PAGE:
How to Fix Chlorine Damaged Hair
This Summer, if you’re planning on going to the pool, here’s everything you need to know about chlorine-cured water, what it can do to your hair, how you can prevent it, and how to fix it.
Swimming pools require regular disinfection to maintain a bacterial-free environment. The water can’t simply be drained and replaced every day! Thanks to science, it is possible to clean water using chlorine and other chemicals. The corrosive components responsible for cleaning are also the culprits when it comes to causing dry skin and damaging eyes, and even your hair follicles.
How Can Chlorine Damage My Hair?
Pools and other similar large water-containing areas are cleaned with chlorine, which is an all-purpose chemical. Upon use, it will immediately break down into different particles, causing a powerful chemical reaction. As a result, these by-products attack and destroy the cellular structures of bacteria and microorganisms. As a result, they become neutral and harmless.
Consider: if it can kill the live cells of bacteria, it can surely harm human cells as well. Chlorine weakens your hair shaft by slowly removing the protective layers, which makes them vulnerable and brittle. Furthermore, it dissolves the hair lipids, which are essential to maintain moisture, shine, and strength. Your healthy hair may become dry, dull, and brittle from frequent visits to the pool.
Can Chlorine Turn My Hair Green?
This famous myth is both true and false. True because there are times, depending on different circumstances, some may experience discoloration. It is also false because it is not Chlorine that is responsible for this but Copper a hard metal that is found in pool water. Algaecides, which contain a lot of Copper, is commonly used in most commercial and personal swimming pools to control algae build up. With this, it can easily bind with the amino acids present in the hair follicles and eventually give off a greenish tint that naturally appears like green hair.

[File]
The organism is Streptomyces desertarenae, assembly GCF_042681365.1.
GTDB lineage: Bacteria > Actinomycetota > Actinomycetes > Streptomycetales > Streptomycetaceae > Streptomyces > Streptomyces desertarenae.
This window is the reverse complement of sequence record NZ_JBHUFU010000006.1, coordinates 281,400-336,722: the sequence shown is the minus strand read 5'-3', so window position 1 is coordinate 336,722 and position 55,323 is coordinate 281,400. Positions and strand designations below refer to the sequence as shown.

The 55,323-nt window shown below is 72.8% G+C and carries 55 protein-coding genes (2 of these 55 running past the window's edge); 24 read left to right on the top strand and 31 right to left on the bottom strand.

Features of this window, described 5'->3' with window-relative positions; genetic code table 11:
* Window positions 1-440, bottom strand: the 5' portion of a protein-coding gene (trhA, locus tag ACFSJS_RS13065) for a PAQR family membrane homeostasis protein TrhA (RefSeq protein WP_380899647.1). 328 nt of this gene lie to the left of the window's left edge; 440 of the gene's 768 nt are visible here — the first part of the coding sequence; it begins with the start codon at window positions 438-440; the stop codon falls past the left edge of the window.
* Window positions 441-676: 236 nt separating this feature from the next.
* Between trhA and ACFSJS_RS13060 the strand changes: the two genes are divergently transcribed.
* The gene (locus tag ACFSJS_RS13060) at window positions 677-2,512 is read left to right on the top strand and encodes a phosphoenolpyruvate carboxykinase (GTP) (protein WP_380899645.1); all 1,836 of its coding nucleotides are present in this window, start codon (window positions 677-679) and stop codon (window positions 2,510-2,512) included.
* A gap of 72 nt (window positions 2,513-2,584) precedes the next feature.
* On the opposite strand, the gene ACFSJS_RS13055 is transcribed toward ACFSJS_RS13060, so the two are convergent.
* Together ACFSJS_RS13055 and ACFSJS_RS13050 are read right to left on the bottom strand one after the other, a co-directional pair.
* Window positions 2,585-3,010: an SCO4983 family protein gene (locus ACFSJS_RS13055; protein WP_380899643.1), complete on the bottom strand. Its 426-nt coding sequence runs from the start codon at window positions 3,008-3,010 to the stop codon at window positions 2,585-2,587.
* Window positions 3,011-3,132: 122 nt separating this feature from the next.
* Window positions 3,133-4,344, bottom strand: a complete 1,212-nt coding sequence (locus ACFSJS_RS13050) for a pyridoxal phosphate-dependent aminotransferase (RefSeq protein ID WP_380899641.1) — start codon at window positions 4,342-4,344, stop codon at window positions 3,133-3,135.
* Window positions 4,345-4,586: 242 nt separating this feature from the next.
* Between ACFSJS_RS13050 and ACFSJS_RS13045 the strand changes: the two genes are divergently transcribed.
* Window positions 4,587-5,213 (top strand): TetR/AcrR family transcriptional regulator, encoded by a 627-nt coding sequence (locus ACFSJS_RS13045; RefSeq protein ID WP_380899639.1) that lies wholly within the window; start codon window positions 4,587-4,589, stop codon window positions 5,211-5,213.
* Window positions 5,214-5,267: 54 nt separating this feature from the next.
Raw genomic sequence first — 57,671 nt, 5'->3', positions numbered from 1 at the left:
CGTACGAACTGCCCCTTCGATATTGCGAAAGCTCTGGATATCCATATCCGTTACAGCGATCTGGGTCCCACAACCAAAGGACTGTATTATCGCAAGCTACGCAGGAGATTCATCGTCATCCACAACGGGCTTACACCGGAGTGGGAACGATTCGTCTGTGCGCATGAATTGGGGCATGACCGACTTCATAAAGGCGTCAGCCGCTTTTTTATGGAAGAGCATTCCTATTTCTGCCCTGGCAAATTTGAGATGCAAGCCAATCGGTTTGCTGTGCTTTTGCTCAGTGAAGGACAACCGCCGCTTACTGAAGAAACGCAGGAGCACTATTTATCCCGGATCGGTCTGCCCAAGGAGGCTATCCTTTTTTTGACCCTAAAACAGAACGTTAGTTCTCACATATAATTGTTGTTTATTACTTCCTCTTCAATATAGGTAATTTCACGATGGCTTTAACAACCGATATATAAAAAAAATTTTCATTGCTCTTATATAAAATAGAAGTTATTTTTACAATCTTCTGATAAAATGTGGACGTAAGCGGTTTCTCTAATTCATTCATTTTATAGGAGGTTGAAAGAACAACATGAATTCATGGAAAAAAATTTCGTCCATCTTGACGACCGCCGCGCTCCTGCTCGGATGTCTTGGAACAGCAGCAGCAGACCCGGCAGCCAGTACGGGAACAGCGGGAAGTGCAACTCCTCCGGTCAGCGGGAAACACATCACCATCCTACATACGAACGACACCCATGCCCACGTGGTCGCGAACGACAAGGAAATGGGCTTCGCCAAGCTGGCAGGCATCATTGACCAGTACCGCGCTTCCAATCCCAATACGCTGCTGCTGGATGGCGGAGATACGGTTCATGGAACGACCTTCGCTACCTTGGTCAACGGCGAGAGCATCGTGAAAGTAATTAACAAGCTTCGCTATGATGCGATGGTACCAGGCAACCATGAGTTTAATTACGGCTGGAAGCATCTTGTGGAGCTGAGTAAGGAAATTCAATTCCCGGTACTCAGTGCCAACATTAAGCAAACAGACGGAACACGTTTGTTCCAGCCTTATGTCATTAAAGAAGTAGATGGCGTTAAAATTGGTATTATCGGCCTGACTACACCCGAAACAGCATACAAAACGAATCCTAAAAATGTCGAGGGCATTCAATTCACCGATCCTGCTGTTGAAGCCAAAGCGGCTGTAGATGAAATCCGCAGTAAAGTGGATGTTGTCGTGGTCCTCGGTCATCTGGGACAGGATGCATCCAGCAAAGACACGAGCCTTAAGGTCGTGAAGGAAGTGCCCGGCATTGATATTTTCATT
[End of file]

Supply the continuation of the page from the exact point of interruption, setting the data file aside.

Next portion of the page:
Who Is at Risk for Chlorine Damage?
Naturally, everyone who has exposure to the harsh chemicals in chlorine-cured water is at risk, but the extent of the damage may still vary on other factors such your hair type and its current condition. If you think your hair belongs to one of these categories, it is imperative to take extra care to prevent and treat hair damage:
- Color-treated hair (especially for those with light hair dye and highlights)
- Chemically treated or bleached hair (permed, re-bonded or relaxed)
- Dry hair or brittle hair
- Thin or fine hair
- Previously damaged hair
- Porous hair
How to Prevent Chlorine-Damaged Hair
Here are some ways to help prevent the terrible aftershock effects of Chlorine to your hair:
WATER – Yes! You read it right. It can be as simple as washing your hair before swimming. Like a sponge, let your hair absorb the fresh and clean water. Wet hair has no more room for other harsh chemically induced liquids such as pool water. Likewise, your should also wash your hair after swimming.
HAIR CONDITIONER – This step can be done before and after hopping into a public swimming pool. The former is to add an extra layer of moisture to the hair strands. While the latter is to help replace the lost protein and moisture from exposure to chlorinated water. Simply apply a generous amount of a good quality conditioner, preferably with silicone (ingredients that end with -ione like dimethicone) and other essential oils. Any daily conditioner will do if you find a swimming-specific conditioner to pricey.